For many decades now, depression has been recognised as an illness that inflicts many more people than are ever diagnosed with it. Most of those earlier decades there were still some people who cast depression off as a self imposed diagnosis, largely to escape reality and ignore responsibility. However in recent years it has become very obvious that depression is so many things, but it is not self inflicted, nor is it an escape from reality.
Men has been the latest subject. Men for whatever reason are less likely, far less likely to admit or even accept that they are depressed, or are suffering from depressive symptoms. It is easier to shrug it off and put it down to having a bad day. In fact there are still a lot of baby boomers who will advise you to just get on with life and forget about what it is that is troubling you. This is half the problem.
Depression covers a wide range of symptoms. There are also various types of the illness, some more serious than others, some treatable with therapy, and others needing medication, even hospitalisation. Just one symptom of depression is sadness, but not just any old sadness. We get sad at different times, and appropriately so. When the family pet dies, or someone just loses out on a gold medal, or when we have watched a sad movie.
Being sad when there is no immediate reason to be that way, is a problem. It means you are not happy, and to the point of emotional breakdown, so there has to be something wrong, right!? This “could” be a sign of depression, but it in no way confirms a case of depression. Lack of motivation is another common symptom of the illness. Lack of appetite or dramatic changes in a person’s eating habits, are also considered potential symptoms of the illness.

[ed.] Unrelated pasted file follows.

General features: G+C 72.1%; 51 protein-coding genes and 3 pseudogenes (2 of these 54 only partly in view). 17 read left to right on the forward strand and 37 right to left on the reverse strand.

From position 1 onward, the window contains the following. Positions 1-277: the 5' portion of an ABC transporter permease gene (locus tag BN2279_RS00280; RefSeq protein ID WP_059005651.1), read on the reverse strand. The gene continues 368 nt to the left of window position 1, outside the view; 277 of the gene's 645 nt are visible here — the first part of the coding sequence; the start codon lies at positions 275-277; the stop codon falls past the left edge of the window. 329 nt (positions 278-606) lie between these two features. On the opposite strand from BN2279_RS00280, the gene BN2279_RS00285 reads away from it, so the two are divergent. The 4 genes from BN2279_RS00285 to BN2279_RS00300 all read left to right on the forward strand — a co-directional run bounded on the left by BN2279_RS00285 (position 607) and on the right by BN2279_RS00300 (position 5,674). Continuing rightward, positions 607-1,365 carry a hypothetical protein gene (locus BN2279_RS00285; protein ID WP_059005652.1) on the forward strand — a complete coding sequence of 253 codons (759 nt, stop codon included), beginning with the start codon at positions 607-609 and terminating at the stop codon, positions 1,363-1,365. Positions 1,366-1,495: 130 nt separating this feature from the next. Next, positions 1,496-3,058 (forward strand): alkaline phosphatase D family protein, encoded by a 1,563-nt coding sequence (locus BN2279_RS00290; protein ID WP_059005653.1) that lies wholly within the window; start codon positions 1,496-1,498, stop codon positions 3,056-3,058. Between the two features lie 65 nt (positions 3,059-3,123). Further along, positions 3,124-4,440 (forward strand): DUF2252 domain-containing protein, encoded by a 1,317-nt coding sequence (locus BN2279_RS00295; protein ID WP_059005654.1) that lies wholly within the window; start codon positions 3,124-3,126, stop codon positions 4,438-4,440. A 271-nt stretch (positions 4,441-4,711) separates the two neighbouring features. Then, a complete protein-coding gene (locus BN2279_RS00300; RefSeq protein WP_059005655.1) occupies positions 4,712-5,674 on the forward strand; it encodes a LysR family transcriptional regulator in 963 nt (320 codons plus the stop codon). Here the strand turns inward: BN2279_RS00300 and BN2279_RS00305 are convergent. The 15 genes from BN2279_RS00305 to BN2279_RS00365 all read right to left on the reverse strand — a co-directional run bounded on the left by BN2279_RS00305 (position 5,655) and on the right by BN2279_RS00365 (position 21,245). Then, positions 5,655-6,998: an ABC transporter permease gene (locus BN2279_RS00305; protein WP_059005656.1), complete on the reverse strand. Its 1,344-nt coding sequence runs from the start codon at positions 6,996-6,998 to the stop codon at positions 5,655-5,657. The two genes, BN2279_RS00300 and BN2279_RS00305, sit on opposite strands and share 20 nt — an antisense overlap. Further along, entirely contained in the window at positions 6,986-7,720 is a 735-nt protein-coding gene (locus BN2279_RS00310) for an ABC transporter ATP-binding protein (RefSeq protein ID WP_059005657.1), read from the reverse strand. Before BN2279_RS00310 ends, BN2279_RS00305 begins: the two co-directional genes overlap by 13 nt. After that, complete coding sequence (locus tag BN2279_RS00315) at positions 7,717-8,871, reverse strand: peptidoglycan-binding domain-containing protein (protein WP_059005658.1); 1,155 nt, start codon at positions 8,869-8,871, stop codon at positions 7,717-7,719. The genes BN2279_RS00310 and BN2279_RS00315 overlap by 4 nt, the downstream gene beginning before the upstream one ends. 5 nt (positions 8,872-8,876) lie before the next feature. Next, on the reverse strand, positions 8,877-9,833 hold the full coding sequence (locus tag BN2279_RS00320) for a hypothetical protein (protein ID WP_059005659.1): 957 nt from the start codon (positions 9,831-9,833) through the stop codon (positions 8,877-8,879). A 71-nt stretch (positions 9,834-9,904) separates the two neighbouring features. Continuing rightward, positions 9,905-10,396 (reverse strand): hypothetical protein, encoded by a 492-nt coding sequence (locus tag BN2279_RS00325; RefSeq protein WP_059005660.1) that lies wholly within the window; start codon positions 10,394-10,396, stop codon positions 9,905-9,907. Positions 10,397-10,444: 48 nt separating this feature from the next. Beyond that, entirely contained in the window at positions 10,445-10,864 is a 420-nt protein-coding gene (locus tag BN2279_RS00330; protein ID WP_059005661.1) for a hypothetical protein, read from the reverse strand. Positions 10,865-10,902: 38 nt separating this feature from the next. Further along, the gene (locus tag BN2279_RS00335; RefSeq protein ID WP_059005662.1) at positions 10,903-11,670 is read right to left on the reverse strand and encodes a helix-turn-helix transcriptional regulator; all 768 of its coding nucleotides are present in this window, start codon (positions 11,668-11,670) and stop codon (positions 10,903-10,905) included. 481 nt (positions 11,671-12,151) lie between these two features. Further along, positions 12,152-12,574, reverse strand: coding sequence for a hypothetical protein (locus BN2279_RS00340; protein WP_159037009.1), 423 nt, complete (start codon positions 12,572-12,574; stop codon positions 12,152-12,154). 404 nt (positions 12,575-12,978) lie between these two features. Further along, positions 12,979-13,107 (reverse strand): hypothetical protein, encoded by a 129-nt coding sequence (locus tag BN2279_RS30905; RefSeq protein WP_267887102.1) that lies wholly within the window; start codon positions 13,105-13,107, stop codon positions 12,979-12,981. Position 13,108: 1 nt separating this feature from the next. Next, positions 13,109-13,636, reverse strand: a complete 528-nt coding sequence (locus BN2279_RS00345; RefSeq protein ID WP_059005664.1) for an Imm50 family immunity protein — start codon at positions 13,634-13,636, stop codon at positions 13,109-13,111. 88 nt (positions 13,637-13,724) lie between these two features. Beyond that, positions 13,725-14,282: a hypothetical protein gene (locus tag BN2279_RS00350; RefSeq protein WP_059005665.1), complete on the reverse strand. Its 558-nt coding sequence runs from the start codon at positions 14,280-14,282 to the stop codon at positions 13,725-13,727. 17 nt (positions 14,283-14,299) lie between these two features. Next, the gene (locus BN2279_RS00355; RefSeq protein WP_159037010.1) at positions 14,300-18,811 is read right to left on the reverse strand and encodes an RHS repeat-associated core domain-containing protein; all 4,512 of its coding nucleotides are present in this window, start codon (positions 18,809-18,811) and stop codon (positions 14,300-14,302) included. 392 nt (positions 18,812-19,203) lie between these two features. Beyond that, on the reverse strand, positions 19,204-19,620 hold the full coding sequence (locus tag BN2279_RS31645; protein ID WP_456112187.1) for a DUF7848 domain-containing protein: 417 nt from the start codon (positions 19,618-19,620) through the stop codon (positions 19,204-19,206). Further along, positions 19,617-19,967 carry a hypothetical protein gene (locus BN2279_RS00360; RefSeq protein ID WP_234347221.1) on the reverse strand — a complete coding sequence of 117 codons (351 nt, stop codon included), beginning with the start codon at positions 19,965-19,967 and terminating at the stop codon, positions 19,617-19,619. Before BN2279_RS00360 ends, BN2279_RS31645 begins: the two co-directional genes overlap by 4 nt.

For men, it would seem that until this current generation, men would generally consider admitting to depression, would be a sign of failure. The fear is that they will not be thought of as sane, or a man. In some ways, as a man, I could relate to this, but I wonder if the same anxiousness would not apply to women as well. The fact that deep down most people suffering from depression want to talk to someone, yet they keep things bottled up, only adds to the severity of the depressive symptoms.
A few people still think that this is not a real illness and that it is a form of weakness or admission of failure. This is simply not true. It is a real illness with real effects, and it is certainly not a sign of failure.
With the right treatment and support, most people can make a full recovery.